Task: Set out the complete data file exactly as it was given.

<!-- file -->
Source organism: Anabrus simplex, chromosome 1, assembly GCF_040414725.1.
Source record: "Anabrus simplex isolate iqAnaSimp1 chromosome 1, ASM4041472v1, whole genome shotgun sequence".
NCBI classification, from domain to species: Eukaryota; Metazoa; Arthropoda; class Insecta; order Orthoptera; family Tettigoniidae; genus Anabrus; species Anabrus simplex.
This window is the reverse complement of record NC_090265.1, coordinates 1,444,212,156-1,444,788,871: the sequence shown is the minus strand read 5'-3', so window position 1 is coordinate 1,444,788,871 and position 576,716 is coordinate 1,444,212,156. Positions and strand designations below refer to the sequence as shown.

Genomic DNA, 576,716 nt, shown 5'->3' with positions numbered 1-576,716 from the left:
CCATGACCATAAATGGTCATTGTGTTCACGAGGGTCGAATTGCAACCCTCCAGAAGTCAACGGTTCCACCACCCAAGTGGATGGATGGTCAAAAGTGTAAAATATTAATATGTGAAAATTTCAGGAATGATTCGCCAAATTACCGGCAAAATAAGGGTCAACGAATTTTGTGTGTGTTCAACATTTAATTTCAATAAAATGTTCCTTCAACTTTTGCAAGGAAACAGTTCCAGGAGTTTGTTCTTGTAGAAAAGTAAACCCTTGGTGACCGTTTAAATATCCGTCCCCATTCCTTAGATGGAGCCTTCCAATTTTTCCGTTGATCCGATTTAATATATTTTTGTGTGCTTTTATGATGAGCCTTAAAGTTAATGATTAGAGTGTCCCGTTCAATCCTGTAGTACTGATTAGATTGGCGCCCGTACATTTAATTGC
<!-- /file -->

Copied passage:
Source organism: Anabrus simplex, chromosome 1, assembly GCF_040414725.1.
Source record: "Anabrus simplex isolate iqAnaSimp1 chromosome 1, ASM4041472v1, whole genome shotgun sequence".
NCBI classification, from domain to species: Eukaryota; Metazoa; Arthropoda; class Insecta; order Orthoptera; family Tettigoniidae; genus Anabrus; species Anabrus simplex.
This window is the reverse complement of record NC_090265.1, coordinates 1,444,212,156-1,444,788,871: the sequence shown is the minus strand read 5'-3', so window position 1 is coordinate 1,444,788,871 and position 576,716 is coordinate 1,444,212,156. Positions and strand designations below refer to the sequence as shown.

Genomic DNA, 576,716 nt, shown 5'->3' with positions numbered 1-576,716 from the left:
CCATGACCATAAATGGTCATTGTGTTCACGAGGGTCGAATTGCAACCCTCCAGAAGTCAACGGTTCCACCACCCAAGTGGATGGATGGTCAAAAGTGTAAAATATTAATATGTGAAAATTTCAGGAATGATTCGCCAAATTACCGGCAAAATAAGGGTCAACGAATTTTGTGTGTGTTCAACATTTAATTTCAATAAAATGTTCCTTCAACTTTTGCAAGGAAACAGTTCCAGGAGTTTGTTCTTGTAGAAAAGTAAACCCTTGGTGACCGTTTAAATATCCGTCCCCATTCCTTAGATGGAGCCTTCCAATTTTTCCGTTGATCCGATTTAATATATTTTTGTGTGCTTTTATGATGAGCCTTAAAGTTAATGATTAGAGTGTCCCGTTCAATCCTGTAGTACTGATTAGATTGGCGCCCGTACATTTAATTGC